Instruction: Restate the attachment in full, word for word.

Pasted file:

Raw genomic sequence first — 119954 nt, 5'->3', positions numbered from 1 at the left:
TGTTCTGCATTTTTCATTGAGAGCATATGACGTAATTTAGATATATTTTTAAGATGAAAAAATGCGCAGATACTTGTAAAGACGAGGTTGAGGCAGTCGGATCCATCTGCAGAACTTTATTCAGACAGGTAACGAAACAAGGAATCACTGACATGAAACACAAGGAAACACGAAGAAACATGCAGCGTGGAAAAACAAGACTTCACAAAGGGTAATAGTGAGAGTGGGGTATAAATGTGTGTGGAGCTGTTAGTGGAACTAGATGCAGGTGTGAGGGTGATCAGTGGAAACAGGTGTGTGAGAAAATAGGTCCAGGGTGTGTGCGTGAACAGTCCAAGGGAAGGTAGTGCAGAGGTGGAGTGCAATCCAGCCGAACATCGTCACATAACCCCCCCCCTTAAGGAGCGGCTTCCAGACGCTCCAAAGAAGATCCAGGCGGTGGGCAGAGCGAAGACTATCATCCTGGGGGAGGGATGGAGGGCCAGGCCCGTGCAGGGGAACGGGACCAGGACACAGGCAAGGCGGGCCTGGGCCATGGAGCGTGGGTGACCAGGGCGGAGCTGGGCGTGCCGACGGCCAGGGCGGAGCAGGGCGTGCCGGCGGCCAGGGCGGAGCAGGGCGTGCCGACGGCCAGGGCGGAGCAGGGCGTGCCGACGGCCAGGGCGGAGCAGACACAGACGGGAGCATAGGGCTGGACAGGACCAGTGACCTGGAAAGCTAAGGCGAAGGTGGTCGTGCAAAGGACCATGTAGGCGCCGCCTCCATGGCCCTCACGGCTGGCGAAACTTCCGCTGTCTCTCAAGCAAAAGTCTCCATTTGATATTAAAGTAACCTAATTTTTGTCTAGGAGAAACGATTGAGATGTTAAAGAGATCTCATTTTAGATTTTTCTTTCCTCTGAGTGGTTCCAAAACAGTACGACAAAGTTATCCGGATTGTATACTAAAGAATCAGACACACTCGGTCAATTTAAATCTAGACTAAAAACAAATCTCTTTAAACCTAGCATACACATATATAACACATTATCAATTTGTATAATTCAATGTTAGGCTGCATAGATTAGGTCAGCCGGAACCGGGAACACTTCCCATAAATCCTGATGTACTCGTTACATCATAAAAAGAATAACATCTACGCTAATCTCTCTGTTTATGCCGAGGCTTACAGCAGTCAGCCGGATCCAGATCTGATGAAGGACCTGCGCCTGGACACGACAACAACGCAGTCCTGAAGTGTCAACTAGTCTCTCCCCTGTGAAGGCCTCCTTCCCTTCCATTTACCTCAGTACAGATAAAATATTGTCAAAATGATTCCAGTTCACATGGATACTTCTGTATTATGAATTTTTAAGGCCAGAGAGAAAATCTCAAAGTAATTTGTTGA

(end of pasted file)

Raw genomic sequence first — 119954 nt, 5'->3', positions numbered from 1 at the left:
TGTTCTGCATTTTTCATTGAGAGCATATGACGTAATTTAGATATATTTTTAAGATGAAAAAATGCGCAGATACTTGTAAAGACGAGGTTGAGGCAGTCGGATCCATCTGCAGAACTTTATTCAGACAGGTAACGAAACAAGGAATCACTGACATGAAACACAAGGAAACACGAAGAAACATGCAGCGTGGAAAAACAAGACTTCACAAAGGGTAATAGTGAGAGTGGGGTATAAATGTGTGTGGAGCTGTTAGTGGAACTAGATGCAGGTGTGAGGGTGATCAGTGGAAACAGGTGTGTGAGAAAATAGGTCCAGGGTGTGTGCGTGAACAGTCCAAGGGAAGGTAGTGCAGAGGTGGAGTGCAATCCAGCCGAACATCGTCACATAACCCCCCCCCTTAAGGAGCGGCTTCCAGACGCTCCAAAGAAGATCCAGGCGGTGGGCAGAGCGAAGACTATCATCCTGGGGGAGGGATGGAGGGCCAGGCCCGTGCAGGGGAACGGGACCAGGACACAGGCAAGGCGGGCCTGGGCCATGGAGCGTGGGTGACCAGGGCGGAGCTGGGCGTGCCGACGGCCAGGGCGGAGCAGGGCGTGCCGGCGGCCAGGGCGGAGCAGGGCGTGCCGACGGCCAGGGCGGAGCAGGGCGTGCCGACGGCCAGGGCGGAGCAGACACAGACGGGAGCATAGGGCTGGACAGGACCAGTGACCTGGAAAGCTAAGGCGAAGGTGGTCGTGCAAAGGACCATGTAGGCGCCGCCTCCATGGCCCTCACGGCTGGCGAAACTTCCGCTGTCTCTCAAGCAAAAGTCTCCATTTGATATTAAAGTAACCTAATTTTTGTCTAGGAGAAACGATTGAGATGTTAAAGAGATCTCATTTTAGATTTTTCTTTCCTCTGAGTGGTTCCAAAACAGTACGACAAAGTTATCCGGATTGTATACTAAAGAATCAGACACACTCGGTCAATTTAAATCTAGACTAAAAACAAATCTCTTTAAACCTAGCATACACATATATAACACATTATCAATTTGTATAATTCAATGTTAGGCTGCATAGATTAGGTCAGCCGGAACCGGGAACACTTCCCATAAATCCTGATGTACTCGTTACATCATAAAAAGAATAACATCTACGCTAATCTCTCTGTTTATGCCGAGGCTTACAGCAGTCAGCCGGATCCAGATCTGATGAAGGACCTGCGCCTGGACACGACAACAACGCAGTCCTGAAGTGTCAACTAGTCTCTCCCCTGTGAAGGCCTCCTTCCCTTCCATTTACCTCAGTACAGATAAAATATTGTCAAAATGATTCCAGTTCACATGGATACTTCTGTATTATGAATTTTTAAGGCCAGAGAGAAAATCTCAAAGTAATTTGTTGA